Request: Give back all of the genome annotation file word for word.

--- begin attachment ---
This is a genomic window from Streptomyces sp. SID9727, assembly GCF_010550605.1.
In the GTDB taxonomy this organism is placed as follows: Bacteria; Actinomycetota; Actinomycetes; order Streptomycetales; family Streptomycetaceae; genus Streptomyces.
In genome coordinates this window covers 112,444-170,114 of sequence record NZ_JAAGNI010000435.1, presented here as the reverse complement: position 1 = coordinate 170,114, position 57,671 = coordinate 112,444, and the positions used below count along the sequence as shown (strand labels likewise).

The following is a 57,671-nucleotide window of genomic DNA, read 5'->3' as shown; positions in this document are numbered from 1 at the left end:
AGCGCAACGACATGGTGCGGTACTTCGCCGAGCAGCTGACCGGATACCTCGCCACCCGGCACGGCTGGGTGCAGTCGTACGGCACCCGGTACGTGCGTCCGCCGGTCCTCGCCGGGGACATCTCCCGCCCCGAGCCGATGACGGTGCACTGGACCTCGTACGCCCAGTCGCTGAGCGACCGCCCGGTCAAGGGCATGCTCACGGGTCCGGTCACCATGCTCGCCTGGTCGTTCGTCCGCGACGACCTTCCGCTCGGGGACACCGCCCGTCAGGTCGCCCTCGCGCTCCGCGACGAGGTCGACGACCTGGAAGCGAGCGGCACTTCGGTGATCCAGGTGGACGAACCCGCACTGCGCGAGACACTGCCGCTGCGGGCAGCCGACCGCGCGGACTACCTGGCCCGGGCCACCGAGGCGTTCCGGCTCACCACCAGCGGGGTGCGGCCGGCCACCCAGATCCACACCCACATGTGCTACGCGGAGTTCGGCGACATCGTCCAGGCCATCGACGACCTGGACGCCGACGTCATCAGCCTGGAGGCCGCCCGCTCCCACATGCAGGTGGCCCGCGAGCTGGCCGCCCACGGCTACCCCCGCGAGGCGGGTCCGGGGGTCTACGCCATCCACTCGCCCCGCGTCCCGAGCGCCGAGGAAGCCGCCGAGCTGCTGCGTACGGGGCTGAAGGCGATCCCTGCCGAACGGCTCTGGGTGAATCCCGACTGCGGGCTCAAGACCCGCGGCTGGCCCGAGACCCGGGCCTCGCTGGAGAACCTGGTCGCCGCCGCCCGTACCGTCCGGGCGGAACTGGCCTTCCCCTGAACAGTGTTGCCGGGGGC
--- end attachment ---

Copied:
This is a genomic window from Streptomyces sp. SID9727, assembly GCF_010550605.1.
In the GTDB taxonomy this organism is placed as follows: Bacteria; Actinomycetota; Actinomycetes; order Streptomycetales; family Streptomycetaceae; genus Streptomyces.
In genome coordinates this window covers 112,444-170,114 of sequence record NZ_JAAGNI010000435.1, presented here as the reverse complement: position 1 = coordinate 170,114, position 57,671 = coordinate 112,444, and the positions used below count along the sequence as shown (strand labels likewise).

The following is a 57,671-nucleotide window of genomic DNA, read 5'->3' as shown; positions in this document are numbered from 1 at the left end:
AGCGCAACGACATGGTGCGGTACTTCGCCGAGCAGCTGACCGGATACCTCGCCACCCGGCACGGCTGGGTGCAGTCGTACGGCACCCGGTACGTGCGTCCGCCGGTCCTCGCCGGGGACATCTCCCGCCCCGAGCCGATGACGGTGCACTGGACCTCGTACGCCCAGTCGCTGAGCGACCGCCCGGTCAAGGGCATGCTCACGGGTCCGGTCACCATGCTCGCCTGGTCGTTCGTCCGCGACGACCTTCCGCTCGGGGACACCGCCCGTCAGGTCGCCCTCGCGCTCCGCGACGAGGTCGACGACCTGGAAGCGAGCGGCACTTCGGTGATCCAGGTGGACGAACCCGCACTGCGCGAGACACTGCCGCTGCGGGCAGCCGACCGCGCGGACTACCTGGCCCGGGCCACCGAGGCGTTCCGGCTCACCACCAGCGGGGTGCGGCCGGCCACCCAGATCCACACCCACATGTGCTACGCGGAGTTCGGCGACATCGTCCAGGCCATCGACGACCTGGACGCCGACGTCATCAGCCTGGAGGCCGCCCGCTCCCACATGCAGGTGGCCCGCGAGCTGGCCGCCCACGGCTACCCCCGCGAGGCGGGTCCGGGGGTCTACGCCATCCACTCGCCCCGCGTCCCGAGCGCCGAGGAAGCCGCCGAGCTGCTGCGTACGGGGCTGAAGGCGATCCCTGCCGAACGGCTCTGGGTGAATCCCGACTGCGGGCTCAAGACCCGCGGCTGGCCCGAGACCCGGGCCTCGCTGGAGAACCTGGTCGCCGCCGCCCGTACCGTCCGGGCGGAACTGGCCTTCCCCTGAACAGTGTTGCCGGGGGC